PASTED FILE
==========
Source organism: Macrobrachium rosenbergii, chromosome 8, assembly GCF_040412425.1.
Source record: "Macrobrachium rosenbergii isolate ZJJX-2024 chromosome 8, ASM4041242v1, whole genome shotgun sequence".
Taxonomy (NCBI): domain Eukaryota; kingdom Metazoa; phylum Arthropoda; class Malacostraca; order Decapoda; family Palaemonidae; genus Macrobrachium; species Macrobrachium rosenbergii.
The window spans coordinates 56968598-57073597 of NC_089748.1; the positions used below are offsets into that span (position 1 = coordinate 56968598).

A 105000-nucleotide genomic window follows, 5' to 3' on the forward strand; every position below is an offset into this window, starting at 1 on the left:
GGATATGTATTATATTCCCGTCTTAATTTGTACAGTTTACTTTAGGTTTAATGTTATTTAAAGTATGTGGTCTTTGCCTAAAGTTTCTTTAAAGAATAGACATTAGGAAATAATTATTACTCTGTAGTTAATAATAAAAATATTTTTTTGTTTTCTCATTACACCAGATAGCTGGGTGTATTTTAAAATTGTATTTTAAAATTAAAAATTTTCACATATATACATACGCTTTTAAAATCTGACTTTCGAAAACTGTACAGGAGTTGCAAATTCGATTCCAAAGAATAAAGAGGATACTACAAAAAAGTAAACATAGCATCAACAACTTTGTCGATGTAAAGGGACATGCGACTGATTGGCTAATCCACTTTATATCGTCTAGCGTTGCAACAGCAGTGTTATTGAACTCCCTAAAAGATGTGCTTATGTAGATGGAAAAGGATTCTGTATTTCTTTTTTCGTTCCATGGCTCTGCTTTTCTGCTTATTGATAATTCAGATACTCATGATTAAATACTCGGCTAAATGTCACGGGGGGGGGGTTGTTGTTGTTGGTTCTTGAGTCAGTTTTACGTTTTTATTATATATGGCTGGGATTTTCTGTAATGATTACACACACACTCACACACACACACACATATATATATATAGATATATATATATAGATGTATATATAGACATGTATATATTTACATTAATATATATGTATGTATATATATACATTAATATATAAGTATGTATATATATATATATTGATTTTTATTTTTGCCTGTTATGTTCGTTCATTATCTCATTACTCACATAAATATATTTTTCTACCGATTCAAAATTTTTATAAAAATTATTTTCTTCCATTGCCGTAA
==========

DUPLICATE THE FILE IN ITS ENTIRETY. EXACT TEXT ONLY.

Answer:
Source organism: Macrobrachium rosenbergii, chromosome 8, assembly GCF_040412425.1.
Source record: "Macrobrachium rosenbergii isolate ZJJX-2024 chromosome 8, ASM4041242v1, whole genome shotgun sequence".
Taxonomy (NCBI): domain Eukaryota; kingdom Metazoa; phylum Arthropoda; class Malacostraca; order Decapoda; family Palaemonidae; genus Macrobrachium; species Macrobrachium rosenbergii.
The window spans coordinates 56968598-57073597 of NC_089748.1; the positions used below are offsets into that span (position 1 = coordinate 56968598).

A 105000-nucleotide genomic window follows, 5' to 3' on the forward strand; every position below is an offset into this window, starting at 1 on the left:
GGATATGTATTATATTCCCGTCTTAATTTGTACAGTTTACTTTAGGTTTAATGTTATTTAAAGTATGTGGTCTTTGCCTAAAGTTTCTTTAAAGAATAGACATTAGGAAATAATTATTACTCTGTAGTTAATAATAAAAATATTTTTTTGTTTTCTCATTACACCAGATAGCTGGGTGTATTTTAAAATTGTATTTTAAAATTAAAAATTTTCACATATATACATACGCTTTTAAAATCTGACTTTCGAAAACTGTACAGGAGTTGCAAATTCGATTCCAAAGAATAAAGAGGATACTACAAAAAAGTAAACATAGCATCAACAACTTTGTCGATGTAAAGGGACATGCGACTGATTGGCTAATCCACTTTATATCGTCTAGCGTTGCAACAGCAGTGTTATTGAACTCCCTAAAAGATGTGCTTATGTAGATGGAAAAGGATTCTGTATTTCTTTTTTCGTTCCATGGCTCTGCTTTTCTGCTTATTGATAATTCAGATACTCATGATTAAATACTCGGCTAAATGTCACGGGGGGGGGGTTGTTGTTGTTGGTTCTTGAGTCAGTTTTACGTTTTTATTATATATGGCTGGGATTTTCTGTAATGATTACACACACACTCACACACACACACACATATATATATATAGATATATATATATAGATGTATATATAGACATGTATATATTTACATTAATATATATGTATGTATATATATACATTAATATATAAGTATGTATATATATATATATTGATTTTTATTTTTGCCTGTTATGTTCGTTCATTATCTCATTACTCACATAAATATATTTTTCTACCGATTCAAAATTTTTATAAAAATTATTTTCTTCCATTGCCGTAA